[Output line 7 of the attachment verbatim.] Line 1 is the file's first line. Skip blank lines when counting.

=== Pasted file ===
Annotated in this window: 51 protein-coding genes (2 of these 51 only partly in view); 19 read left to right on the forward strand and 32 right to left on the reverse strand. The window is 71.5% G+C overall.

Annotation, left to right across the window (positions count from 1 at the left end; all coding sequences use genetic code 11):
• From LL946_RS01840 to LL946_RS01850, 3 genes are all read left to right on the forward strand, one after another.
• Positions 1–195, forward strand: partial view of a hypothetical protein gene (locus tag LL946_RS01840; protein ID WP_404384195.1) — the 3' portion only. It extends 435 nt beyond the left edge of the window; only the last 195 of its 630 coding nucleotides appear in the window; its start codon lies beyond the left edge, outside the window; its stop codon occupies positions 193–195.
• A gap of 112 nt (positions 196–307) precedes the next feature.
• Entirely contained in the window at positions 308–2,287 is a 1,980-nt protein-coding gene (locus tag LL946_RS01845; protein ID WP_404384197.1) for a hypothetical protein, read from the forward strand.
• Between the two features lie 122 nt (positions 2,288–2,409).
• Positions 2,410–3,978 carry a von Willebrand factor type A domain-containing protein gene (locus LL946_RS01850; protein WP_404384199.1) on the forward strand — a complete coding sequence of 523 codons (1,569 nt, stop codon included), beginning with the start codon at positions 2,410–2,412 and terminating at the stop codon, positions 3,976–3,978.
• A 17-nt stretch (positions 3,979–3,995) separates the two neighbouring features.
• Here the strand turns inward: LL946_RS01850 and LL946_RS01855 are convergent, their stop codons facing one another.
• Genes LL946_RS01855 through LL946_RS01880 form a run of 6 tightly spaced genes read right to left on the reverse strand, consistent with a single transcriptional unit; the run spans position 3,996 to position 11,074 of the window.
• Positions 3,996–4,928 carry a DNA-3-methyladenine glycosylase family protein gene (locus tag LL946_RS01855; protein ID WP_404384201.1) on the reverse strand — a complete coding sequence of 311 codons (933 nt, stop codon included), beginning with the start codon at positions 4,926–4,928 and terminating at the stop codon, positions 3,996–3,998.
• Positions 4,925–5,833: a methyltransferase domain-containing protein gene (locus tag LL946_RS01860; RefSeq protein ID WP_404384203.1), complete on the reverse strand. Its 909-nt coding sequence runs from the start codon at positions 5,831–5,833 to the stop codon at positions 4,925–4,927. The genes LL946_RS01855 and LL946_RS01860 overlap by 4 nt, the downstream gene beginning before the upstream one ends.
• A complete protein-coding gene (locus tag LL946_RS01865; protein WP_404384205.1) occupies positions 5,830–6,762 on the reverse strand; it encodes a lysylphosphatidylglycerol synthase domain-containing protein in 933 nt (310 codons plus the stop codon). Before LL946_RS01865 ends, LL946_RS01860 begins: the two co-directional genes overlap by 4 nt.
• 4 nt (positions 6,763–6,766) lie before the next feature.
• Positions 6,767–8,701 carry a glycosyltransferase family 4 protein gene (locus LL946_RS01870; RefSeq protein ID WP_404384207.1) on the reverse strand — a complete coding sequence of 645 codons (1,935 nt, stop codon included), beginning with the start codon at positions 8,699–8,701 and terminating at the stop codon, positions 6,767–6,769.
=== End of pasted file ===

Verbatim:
• Between the two features lie 122 nt (positions 2,288–2,409).